An island break from the caravan
We’re stood at the top of Ben-y-Phott mountain and the wind has really picked up. I pull the hood of my hiking jacket tightly over my head and gaze upon the view before me. Lush green hills, fluffy sheep, centuries old stone walls, and the waves of the Irish Sea crashing against the rock cliffs. By now this scenery is starting to feel familiar and it's got a special place in my heart. After all, the Isle of Man has been home to our firstborn for nearly a decade and it's also the birthplace of both of our grandchildren.
I let my eyes circle the islands coastline, paying attention to the small towns dotted along it. Their buildings are old and beautiful, featuring stonewalls, towers, tall windows and decorative architecture. The colourful fishing boats and rather elegant sailboats in the harbour help create a charming seaside atmosphere and I must admit that there's something quite magical about this place. It's no wonder that this picturesque island has attracted lots of filmmakers, resulting in over 80 films being shot here over the past twenty years.
We continue on our path by the field side until we reach a small stone circle that marks an ancient meeting place. It's lovely to think that there have been people here since the stone age and that the country's parliament “Tynwald” is the oldest of it's kind. Changes in world politics arrive here slowly and this independent island continues on with it's agricultural and fishing orientated lifestyle, reasonably unaffected by the changing whims of the outside world.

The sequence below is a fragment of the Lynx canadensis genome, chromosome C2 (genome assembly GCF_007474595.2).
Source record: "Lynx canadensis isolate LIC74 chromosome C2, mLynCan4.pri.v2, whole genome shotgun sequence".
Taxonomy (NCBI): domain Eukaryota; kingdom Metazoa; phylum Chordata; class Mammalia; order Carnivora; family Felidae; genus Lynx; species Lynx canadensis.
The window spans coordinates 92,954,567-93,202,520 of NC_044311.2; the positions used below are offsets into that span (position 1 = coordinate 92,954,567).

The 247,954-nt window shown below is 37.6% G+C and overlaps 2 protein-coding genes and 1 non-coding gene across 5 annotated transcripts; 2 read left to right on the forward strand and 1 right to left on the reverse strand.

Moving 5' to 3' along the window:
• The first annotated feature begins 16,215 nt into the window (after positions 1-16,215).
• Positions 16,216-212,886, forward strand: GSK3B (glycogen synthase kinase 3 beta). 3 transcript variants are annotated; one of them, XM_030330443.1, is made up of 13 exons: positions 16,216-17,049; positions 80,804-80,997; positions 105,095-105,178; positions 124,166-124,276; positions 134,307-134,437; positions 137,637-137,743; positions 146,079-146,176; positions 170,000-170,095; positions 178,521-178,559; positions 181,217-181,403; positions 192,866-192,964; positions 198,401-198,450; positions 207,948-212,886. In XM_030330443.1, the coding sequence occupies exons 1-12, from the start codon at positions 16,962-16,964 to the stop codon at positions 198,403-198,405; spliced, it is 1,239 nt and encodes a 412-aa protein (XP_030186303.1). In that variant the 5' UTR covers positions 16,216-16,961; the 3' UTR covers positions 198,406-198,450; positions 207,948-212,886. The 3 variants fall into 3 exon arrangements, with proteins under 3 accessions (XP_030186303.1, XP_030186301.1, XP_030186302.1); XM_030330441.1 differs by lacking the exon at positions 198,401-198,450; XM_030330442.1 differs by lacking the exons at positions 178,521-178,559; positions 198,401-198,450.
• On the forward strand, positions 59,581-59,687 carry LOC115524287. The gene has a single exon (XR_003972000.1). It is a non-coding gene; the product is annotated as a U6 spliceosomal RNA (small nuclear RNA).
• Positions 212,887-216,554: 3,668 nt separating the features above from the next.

After our three hour hike we continue our day trip by car. While Epeli is on it's sea voyage, we get a break from driving and navigating and enjoy the views from the backseat for a change. Our daughter Heli whizzes confidently along the narrow and bendy mountain road. Once a year the island hosts the worlds oldest and notoriously dangerous TT motorcycle race and the mountain road is one of the most famous parts of the track. During TT the islands population doubles due to tourists, but now, in December, they are nowhere to be seen.
We make a trip to the most Southern point of the Island, driving through the traditional village of Cregneash, where chalky white cottages with ancient thatched roofs now operate as a national heritage museum. We climb on to rock cliffs and the chasms there make us watch our steps! A misplaced step could lead to a ten foot drop down a chasm, into the freezing ocean. We take some photos of a huge rock named “sugarloaf “ , which stands on it's own in the sea with the sun setting behind it.
As the evening dims we make our way back to Ramsey. Despite our tired feet and stiff muscles we're glad to have seen and experienced a lot together today. A hot shower and warm drink feel heavenly. The lovely day is topped off by our sweet grandchild who wraps their arms around me and whispers “nanny, I'm your friend!”